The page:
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The diffusion of computers and the distribution of wages

  • Borghans, Lex
  • ter Weel, Bas

This paper models the impact of the diffusion of computers on the wage structure, starting from the observation that computer use increases individual productivity, but also the supply of goods. This latter effect negatively affects workers producing similar goods. If the productivity gain is proportional, and the costs of a computer are equal for everyone, workers with high wages are the first to adopt, leading to within-group wage inequality. Distinguishing skilled and unskilled workers we show that between-group wage inequality falls when the first skilled workers adopt computers. When unskilled workers start to use computers, between group wage inequality increases strongly because of the increased supply of unskilled labor in terms of efficiency units. The maximum level of wage inequality depends mainly on parameters regarding the distribution of the productivity of workers within and between groups: A large initial level of wage inequality leads to a large short term relative increase in wage inequality. In the long run, when all workers have adopted computers, both within-group and between-group wage inequality fall to a level depending on differences in productivity gains from using computers. Empirically it is shown that the model is consistent with the pattern of wage inequality in the United States in the period 1963-2000. The current pattern is mainly determined by the short term determinants of wage inequality, making the long run implications difficult to identify and predict.Keywords: Wage Inequality; Wage Level and Structure; ComputerizationJEL Codes: J31, O30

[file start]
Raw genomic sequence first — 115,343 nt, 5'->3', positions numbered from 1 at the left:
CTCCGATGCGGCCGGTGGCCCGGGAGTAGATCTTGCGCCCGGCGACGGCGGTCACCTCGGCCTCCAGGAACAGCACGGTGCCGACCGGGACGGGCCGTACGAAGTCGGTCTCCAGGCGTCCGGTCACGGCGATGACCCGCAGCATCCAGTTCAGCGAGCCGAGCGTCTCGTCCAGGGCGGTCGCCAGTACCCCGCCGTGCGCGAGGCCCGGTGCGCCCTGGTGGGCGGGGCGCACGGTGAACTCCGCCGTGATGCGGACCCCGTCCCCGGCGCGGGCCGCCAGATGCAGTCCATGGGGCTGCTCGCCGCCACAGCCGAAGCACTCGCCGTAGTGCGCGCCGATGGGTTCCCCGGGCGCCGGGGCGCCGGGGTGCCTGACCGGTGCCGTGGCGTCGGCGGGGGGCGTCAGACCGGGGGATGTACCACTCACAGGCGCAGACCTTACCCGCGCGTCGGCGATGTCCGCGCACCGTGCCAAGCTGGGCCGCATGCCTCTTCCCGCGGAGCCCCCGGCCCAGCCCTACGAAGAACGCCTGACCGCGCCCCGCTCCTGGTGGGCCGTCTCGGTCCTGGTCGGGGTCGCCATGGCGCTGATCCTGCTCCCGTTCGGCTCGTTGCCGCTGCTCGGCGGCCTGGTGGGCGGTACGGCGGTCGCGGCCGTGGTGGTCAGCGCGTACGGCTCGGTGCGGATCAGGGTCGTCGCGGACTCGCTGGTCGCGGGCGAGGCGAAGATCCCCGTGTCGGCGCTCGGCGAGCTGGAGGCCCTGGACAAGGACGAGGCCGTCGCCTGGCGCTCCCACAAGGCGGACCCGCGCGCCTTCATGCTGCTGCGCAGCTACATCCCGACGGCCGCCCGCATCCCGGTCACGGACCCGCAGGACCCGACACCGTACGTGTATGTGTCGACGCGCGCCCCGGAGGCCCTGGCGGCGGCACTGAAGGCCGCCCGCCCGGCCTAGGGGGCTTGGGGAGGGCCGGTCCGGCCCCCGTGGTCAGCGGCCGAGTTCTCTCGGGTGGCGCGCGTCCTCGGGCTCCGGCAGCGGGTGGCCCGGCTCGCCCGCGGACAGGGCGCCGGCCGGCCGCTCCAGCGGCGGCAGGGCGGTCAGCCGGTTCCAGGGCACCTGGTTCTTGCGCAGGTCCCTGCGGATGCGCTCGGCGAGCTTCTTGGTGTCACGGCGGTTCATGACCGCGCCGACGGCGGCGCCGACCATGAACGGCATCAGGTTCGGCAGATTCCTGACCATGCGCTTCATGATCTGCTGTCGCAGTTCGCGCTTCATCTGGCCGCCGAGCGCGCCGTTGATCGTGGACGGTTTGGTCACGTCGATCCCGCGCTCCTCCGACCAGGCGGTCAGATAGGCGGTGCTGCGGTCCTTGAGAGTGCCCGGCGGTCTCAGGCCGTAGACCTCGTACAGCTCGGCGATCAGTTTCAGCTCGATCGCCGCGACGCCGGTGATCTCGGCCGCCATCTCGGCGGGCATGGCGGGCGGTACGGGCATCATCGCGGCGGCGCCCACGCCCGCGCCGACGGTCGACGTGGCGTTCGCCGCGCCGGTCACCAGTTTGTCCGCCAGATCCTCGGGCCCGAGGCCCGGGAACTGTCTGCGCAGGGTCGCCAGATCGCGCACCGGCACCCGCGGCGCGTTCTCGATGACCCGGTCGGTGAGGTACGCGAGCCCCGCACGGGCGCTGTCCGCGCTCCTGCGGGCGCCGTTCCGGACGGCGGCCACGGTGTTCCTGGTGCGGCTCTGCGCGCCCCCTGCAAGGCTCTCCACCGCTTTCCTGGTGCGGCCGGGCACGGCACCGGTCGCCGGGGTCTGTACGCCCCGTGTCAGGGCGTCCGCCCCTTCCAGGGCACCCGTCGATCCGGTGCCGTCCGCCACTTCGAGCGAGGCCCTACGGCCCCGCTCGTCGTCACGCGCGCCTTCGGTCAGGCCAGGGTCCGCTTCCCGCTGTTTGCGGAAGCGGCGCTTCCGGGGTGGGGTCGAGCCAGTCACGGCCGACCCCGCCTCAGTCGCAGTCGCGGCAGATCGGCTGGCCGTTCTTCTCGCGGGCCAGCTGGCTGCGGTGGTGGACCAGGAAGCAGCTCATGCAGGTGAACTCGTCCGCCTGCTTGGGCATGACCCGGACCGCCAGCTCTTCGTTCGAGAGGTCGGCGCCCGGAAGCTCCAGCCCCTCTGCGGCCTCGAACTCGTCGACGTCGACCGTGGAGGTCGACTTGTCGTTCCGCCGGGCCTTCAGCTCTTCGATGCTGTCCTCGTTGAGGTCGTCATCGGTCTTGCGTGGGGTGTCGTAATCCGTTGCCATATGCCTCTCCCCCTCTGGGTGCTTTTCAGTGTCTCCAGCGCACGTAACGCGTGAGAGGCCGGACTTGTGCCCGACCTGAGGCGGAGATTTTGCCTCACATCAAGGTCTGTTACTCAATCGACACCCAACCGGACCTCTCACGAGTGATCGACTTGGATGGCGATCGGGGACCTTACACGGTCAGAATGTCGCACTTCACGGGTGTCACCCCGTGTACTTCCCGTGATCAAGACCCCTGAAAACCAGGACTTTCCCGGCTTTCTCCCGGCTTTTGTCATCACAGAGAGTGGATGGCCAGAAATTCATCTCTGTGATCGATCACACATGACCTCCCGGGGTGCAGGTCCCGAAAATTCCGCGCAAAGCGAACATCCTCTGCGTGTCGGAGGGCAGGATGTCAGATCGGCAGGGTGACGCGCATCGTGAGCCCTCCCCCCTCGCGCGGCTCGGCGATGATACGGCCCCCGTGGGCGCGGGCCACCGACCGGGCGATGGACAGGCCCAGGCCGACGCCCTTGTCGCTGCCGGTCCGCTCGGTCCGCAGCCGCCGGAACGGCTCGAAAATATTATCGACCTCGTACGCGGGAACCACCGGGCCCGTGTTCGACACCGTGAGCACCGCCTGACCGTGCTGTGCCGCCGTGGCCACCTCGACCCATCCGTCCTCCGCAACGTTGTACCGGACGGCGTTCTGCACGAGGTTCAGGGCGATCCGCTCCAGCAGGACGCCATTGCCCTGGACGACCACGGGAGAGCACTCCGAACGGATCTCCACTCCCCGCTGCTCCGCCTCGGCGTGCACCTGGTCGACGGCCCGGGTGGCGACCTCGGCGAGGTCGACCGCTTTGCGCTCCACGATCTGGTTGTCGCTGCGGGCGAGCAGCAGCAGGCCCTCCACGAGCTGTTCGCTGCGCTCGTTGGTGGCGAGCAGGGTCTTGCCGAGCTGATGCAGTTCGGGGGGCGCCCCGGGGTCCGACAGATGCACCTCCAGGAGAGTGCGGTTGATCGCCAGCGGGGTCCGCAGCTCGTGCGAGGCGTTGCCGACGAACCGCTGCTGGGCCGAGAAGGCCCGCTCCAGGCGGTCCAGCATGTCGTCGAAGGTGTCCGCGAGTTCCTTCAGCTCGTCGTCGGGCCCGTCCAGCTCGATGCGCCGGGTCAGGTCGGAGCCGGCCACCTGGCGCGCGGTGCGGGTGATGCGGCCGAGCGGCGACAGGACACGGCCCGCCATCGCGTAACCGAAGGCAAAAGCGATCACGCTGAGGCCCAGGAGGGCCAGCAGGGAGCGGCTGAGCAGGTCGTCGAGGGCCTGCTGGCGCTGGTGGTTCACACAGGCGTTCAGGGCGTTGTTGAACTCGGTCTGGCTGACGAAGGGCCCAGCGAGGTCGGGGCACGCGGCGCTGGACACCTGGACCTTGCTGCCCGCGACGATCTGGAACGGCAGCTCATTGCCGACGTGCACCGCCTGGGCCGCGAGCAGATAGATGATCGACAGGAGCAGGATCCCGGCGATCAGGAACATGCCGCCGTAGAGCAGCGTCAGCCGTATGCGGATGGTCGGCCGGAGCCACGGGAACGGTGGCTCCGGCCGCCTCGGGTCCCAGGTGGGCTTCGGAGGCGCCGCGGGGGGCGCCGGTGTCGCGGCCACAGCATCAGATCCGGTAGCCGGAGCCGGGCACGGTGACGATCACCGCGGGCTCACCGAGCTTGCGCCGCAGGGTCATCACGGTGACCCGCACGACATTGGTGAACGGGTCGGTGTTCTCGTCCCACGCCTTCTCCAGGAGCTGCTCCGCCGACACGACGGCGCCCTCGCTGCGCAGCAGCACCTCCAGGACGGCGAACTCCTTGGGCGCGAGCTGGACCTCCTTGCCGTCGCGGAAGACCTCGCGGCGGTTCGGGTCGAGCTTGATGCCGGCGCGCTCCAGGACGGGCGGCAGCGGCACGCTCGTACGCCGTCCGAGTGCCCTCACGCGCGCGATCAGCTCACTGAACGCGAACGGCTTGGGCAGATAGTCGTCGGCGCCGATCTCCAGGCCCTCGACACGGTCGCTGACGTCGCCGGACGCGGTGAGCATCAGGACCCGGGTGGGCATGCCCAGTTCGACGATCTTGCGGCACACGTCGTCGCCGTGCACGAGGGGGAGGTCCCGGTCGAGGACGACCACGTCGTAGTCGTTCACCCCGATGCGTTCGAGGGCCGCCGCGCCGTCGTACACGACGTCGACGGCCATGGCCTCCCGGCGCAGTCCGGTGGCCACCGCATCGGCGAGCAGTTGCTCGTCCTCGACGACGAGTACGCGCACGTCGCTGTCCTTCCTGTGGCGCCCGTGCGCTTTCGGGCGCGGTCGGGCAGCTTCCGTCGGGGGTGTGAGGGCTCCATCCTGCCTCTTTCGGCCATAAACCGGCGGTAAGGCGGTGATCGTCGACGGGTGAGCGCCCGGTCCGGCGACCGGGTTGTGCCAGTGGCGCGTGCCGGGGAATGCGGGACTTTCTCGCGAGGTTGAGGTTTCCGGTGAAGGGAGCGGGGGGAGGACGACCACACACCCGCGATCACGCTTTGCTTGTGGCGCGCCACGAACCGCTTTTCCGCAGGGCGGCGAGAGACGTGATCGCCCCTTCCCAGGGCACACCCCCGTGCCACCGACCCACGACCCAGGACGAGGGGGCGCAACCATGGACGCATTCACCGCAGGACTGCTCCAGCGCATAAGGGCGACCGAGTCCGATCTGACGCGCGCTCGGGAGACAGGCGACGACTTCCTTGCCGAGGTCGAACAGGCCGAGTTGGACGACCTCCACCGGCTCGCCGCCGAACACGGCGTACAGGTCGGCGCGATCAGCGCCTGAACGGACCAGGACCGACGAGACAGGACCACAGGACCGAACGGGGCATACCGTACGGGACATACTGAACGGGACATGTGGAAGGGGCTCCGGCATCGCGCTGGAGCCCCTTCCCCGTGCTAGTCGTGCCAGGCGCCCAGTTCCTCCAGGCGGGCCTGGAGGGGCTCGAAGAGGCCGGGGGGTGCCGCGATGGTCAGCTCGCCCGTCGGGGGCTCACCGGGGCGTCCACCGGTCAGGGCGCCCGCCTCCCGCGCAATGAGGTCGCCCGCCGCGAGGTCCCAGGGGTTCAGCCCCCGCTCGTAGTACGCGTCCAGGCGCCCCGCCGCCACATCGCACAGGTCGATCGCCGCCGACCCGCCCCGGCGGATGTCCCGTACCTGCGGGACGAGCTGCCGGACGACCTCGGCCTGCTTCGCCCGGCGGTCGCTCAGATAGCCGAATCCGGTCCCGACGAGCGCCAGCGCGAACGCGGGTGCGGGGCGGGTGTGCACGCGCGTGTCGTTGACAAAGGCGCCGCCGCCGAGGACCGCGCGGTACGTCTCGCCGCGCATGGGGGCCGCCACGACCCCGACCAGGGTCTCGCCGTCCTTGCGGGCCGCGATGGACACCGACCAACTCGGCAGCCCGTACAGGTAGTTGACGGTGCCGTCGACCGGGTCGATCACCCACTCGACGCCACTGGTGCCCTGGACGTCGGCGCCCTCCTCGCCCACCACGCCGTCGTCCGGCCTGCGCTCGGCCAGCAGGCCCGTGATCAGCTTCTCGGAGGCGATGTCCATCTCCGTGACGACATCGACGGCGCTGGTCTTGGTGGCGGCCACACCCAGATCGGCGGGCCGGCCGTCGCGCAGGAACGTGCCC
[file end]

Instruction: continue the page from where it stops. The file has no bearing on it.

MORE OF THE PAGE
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Article provided by Elsevier in its journal European Economic Review.

Volume (Year): 51 (2007)
Issue (Month): 3 (April)
Pages: 715-748

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Handle: RePEc:eee:eecrev:v:51:y:2007:i:3:p:715-748
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